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Hailed as the Queen of Indian Stage, Kodumudi Balambal Sundarambal was a class apart from her contemporaries. The relationship or love affair between Sundarambal and her husband S G Kittappa was brief but it was a perfect match. Sundarambal’s troupe was conducting dramas in Sri Lanka and the fellow actors unable to match Sundarambal were returning back one after another. It was on this occasion, Kittappa went to act with her. Kittappa managed to raise up to her talent. Soon people started lauding them as the perfect pair on stage.

Kittappa was blessed with a magical voice of that time and he made commoners enjoy Carnatic music. He was born to Gangadhara Iyer in 1906 and had ten siblings. Along with his brothers, he joined the Sankaradas Swamigal troupe at the age of five. The aim was to escape poverty.

He never went to school but soon learnt the nuances of the stage and singing. As a child actor, he acted in Nallathangal, Ali Badusha dramas. He was tutored by Sankaradas Swamigal and later by Madurai Mariappa Swamigal.

Sundarambal’s troupe was conducting dramas in Sri Lanka and the fellow actors unable to match Sundarambal were returning back one after another. It was on this occasion, Kittappa went to act with her. Kittappa managed to raise up to her talent

Sundarambal in her own words narrates how she agreed to his proposal. They were living in Tirunelveli at that time. “One day, he came home looking for me. My mother, assuming that he had come to rehearse songs, sent him to the terrace. His intention was evident on his face. I asked him why he had come. He continued staring at me not uttering a word. I said yes only after he promised that he would take care of me for the rest of his life,” Sundarambal said.

Kittappa and Sundarambal married in 1928 and she suffered a stillbirth in 1929. The couple continued acting on stage earning a lot of fame.

Kittappa did not live long and died in 1933 at the young age of 27. Sundarambal never remarried nor appeared on stage after Kittappa’s death. She concentrated on cinemas and later ventured into politics.

She recalled her acting stints with Kittappa many times. The couple staged Gnanasoundari drama in Rangoon. Sundarambal played Gnanasoundari. As per the plot, she has to sing after her hand is severed and she asked Kittappa to teach her songs. He refused. “You are also paid and you should sing,” he said. Scared, she practiced alone and appeared on stage. Kittappa thought she would stumble on lyrics but she sang gracefully. Kittappa was hoodwinked and he expressed it on stage, Sundarambal said.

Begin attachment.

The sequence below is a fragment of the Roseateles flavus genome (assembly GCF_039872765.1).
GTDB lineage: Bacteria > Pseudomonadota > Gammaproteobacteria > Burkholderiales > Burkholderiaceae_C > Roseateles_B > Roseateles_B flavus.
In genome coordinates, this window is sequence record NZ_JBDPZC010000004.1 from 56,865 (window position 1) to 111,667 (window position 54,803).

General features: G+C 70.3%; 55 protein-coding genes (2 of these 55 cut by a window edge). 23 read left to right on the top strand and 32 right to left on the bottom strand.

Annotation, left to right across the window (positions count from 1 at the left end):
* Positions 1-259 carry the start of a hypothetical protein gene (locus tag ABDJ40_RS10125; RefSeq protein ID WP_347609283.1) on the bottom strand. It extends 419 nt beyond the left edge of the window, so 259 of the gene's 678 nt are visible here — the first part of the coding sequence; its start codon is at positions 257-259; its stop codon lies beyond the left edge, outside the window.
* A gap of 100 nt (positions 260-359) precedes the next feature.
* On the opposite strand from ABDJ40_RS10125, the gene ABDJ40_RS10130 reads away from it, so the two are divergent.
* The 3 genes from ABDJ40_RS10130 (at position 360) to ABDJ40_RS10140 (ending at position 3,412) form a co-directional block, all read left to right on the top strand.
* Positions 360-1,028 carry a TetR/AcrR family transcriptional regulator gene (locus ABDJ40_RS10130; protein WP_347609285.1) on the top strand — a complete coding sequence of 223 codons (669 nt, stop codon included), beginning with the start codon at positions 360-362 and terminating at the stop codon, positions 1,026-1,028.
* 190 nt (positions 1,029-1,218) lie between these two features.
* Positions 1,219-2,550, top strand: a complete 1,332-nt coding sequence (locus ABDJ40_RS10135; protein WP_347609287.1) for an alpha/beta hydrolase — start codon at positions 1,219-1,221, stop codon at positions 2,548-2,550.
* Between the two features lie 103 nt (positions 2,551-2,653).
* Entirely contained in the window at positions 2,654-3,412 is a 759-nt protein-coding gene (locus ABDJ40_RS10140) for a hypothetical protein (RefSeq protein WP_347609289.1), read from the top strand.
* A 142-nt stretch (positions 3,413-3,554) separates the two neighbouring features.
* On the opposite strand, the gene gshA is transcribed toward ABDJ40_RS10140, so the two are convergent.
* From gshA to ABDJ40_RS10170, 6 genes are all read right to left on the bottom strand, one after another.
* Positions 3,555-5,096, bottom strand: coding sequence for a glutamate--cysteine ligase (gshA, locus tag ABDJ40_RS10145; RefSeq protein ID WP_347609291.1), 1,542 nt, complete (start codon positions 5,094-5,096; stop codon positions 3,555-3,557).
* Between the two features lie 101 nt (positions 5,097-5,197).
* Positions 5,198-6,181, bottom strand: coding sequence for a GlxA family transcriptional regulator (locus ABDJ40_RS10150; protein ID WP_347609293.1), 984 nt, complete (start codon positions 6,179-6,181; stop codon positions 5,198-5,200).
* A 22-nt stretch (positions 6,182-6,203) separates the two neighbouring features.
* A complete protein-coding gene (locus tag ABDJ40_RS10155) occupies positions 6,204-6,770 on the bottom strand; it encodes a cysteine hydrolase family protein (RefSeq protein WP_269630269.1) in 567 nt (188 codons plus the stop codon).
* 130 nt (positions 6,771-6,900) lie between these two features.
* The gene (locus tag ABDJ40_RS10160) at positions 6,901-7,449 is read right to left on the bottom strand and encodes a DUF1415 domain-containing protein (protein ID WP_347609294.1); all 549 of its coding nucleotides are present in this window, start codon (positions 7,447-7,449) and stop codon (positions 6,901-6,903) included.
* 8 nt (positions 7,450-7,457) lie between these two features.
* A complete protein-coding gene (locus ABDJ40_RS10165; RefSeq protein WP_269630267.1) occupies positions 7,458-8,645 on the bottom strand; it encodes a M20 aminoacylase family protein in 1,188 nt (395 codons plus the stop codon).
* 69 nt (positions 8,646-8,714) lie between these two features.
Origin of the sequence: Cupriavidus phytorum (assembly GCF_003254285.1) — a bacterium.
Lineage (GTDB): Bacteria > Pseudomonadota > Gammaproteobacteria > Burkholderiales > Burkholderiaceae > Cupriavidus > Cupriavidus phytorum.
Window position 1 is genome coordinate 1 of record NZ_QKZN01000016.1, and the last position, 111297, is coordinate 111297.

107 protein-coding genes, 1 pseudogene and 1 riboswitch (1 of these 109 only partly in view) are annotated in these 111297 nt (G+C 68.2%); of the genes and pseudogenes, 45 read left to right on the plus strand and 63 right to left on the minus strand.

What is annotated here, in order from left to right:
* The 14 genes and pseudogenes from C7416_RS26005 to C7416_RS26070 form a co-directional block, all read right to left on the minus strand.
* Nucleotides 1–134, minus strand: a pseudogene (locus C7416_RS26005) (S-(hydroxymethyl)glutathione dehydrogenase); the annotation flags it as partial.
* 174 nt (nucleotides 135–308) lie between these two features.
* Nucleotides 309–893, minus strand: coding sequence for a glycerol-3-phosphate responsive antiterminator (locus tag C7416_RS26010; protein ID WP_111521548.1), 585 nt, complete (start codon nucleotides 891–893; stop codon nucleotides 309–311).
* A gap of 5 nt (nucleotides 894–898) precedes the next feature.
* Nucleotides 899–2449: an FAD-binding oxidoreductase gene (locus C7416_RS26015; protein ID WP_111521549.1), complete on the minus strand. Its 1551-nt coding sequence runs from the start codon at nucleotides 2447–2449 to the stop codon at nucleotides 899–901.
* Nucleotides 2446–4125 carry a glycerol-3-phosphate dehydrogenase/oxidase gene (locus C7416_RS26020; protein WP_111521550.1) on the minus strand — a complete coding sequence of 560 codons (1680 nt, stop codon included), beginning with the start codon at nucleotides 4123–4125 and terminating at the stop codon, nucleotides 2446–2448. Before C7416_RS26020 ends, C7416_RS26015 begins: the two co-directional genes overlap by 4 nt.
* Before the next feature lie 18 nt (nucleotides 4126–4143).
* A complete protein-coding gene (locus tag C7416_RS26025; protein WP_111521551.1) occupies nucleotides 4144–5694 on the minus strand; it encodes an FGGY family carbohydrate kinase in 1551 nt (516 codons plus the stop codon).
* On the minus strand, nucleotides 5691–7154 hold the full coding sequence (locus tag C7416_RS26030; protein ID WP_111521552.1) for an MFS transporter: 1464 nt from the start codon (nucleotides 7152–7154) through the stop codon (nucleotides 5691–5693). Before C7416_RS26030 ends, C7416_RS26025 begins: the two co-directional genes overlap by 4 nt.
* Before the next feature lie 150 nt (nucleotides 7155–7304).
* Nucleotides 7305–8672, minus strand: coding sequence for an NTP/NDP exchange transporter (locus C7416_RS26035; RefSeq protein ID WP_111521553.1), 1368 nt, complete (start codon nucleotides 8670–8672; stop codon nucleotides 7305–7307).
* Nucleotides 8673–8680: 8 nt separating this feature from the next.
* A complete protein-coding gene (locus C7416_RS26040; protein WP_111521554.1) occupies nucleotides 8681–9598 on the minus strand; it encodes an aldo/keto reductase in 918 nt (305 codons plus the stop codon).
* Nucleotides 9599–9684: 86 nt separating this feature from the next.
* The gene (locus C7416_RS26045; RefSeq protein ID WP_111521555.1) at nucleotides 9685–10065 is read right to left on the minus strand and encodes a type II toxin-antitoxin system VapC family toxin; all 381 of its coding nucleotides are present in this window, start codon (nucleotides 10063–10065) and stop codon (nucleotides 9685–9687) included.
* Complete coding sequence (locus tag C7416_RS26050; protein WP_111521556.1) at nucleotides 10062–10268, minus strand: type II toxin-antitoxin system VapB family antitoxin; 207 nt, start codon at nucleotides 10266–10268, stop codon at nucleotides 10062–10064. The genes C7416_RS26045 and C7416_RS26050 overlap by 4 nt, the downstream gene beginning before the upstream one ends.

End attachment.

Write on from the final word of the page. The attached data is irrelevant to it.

Sundarambal said that he never practiced at home. But his voice was magical. They acted in many dramas together namely Bama Vijayam, Kovalan, Sathiyavan Savithri, Thookuthooki, Pavalakodi, Sarangathara and he maintained that charm in his voice. “People would have heard him sing Ayalottum Penne and my singing on Meesai Narachu Poche Kizhava hundreds of times but they would still come to see the dramas. When we staged dramas in Thanjavur, people would come from Mayavaram and Tiruvarur,” she once said.

Kittappa did not live long and died in 1933 at the young age of 27. Sundarambal never remarried nor appeared on stage after Kittappa’s death. She concentrated on cinemas and later ventured into politics.

Kittappa has acted with all the senior actors and famous ones on stage. But his singing was unique. He had the perfect sync of Shruti and Laya of Carnatic music. His contemporaries and Carnatic vidwans lauded his skill. “Whatever Raga Kittappa sang, he would bring it to life. The raga will have all its characteristics when Kittappa sings. No other singer had the voice like him,” said Muthiah Bagavathar.

Rajarathinam Pillai said that no matter how fast he sang ragas or gamakas, Kittappa made no mistake. Kittappa’s sudden demise was a great loss not only for Sundarambal but for Tamil Isai and theatre. Nevertheless, his magical voice from the 60 odd gramophone records continues to captivate us.


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